“However, it is still possible to build on areas of recent momentum if Australia implements further policies that guide investment in a cleaner economy. Our research shows Australia has the potential to reach 55 per cent below 2005 levels by 2030 and this would set our economy on the net zero emissions pathway needed for the Paris Agreement.”
ClimateWorks Australia policy manager, Anna Malos believes the next two years are critical if the country is serious about meetings its Paris Agreement targets. “The electricity, industry, buildings and land sectors each have potential using proven technologies to go further than 26 per cent below 2005 levels in 2030. The transport sector takes longer but could still reverse its projected path of rising emissions, if support exists to accelerate the uptake of lower emissions technologies.”
Since 2005 Australia’s emissions have fallen 11 per cent while the economy grew 38 per cent, but the improvement is not yet enough for our nation to be on track to reach net zero, nor the Government’s current 2030 target of 26 to 28 per cent below 2005 levels.” – ClimateWorks ‘Tracking Progress to Net Zero Emissions’ 2018 report
Key findings of the report
As the world begins moving towards net zero emissions (some countries quicker to act than others), here’s how Australia has progressed in the key sectors and what it should be doing if it wants to stay on track to achieve its 2030 emissions targets:
Progress to date: Electricity sector emissions fell slightly to three percent below 2005 levels but Australia could have progressed further if carbon price wasn’t repealed and RET wasn’t reduced.
2030 outlook: Increasing investment in renewable energy and the phasing out of coal means that electricity emissions are projected to fall to 21 per cent below 2005 levels under existing and proposed policies including a 26 per cent target for the National Electricity Market.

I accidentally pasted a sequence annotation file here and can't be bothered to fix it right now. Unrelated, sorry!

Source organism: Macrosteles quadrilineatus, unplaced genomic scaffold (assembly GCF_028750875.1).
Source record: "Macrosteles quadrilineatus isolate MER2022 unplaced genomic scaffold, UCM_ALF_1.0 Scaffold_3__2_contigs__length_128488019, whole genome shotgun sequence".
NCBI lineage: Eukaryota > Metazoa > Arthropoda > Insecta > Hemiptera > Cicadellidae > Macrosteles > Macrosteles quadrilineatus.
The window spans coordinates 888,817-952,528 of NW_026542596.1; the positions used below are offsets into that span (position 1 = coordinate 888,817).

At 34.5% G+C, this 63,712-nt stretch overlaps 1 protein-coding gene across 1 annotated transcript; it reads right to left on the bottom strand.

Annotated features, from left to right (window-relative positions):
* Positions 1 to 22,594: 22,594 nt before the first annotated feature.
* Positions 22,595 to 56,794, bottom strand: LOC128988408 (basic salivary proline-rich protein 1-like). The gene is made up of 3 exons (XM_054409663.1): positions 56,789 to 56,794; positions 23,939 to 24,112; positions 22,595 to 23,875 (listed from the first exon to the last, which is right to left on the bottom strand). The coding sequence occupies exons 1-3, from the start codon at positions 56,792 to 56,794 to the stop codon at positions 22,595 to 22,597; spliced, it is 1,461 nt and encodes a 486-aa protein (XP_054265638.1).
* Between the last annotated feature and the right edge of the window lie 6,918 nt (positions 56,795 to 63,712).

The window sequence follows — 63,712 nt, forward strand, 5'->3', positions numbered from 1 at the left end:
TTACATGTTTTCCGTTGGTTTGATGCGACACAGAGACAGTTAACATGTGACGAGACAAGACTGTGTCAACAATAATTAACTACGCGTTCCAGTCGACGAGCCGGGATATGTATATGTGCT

Progress to date: Transport sector emissions rose to 19 per cent above 2005 levels due to greater activity outweighing the intensity of lower emissions policies and advocacy. Energy efficiency improved but take up of electric transportation is still low, and improvements do not outweigh increased activity across all vehicles.
2030 outlook: Should Australia tighten its vehicle emissions standards and shift to electricity and low carbon fuels, there would be a reduction in transport emissions, however, Australia is lacking in progressive policy implementation and thus transport emissions are projected to rise further to 29 per cent above 2005 levels.
Progress to date: Industry sector emissions rose to eight per cent above 2005 levels as emissions improvements did not keep pace with increased economic activity.
2030 outlook: If the sector utilised energy efficiency, fuel switching and reducing non-energy emissions, there is potential to reduce emissions by 30 percent below 2005 levels. However, under proposed policies, industry emissions are projected to be almost unchanged at six per cent above 2005 levels in 2030 with slight improvements driven by renewable energy.
Progress to date: Buildings sector emissions rose to six per cent above 2005 levels as per the Industry sector, improvements did not keep pace with increased economic activity and slight improvements driven only by cleaner electricity.
2030 outlook: If the government implemented its proposed energy efficiency standards for buildings and appliances, buildings emissions is projected to fall to 11 per cent below 2005 levels. Combined with the use of renewable electricity there is potential to reach 69 per cent below.
Progress to date: Land sector emissions fell substantially to 64 per cent below 2005 levels due to improvements in line with net zero pathway for non-energy emissions.
2030 outlook: Should policies on revegetation and afforestation be implemented, land sector emissions could reach 103 percent below 2005 levels however plantation harvesting and land clearance is expected to increase and offset any postive gains. Therefore, land sector emissions is projected to rise to 45 per cent below 2005 levels.
To access ClimateWorks “Tracking Progress to Net Zero Emissions” full report, click here.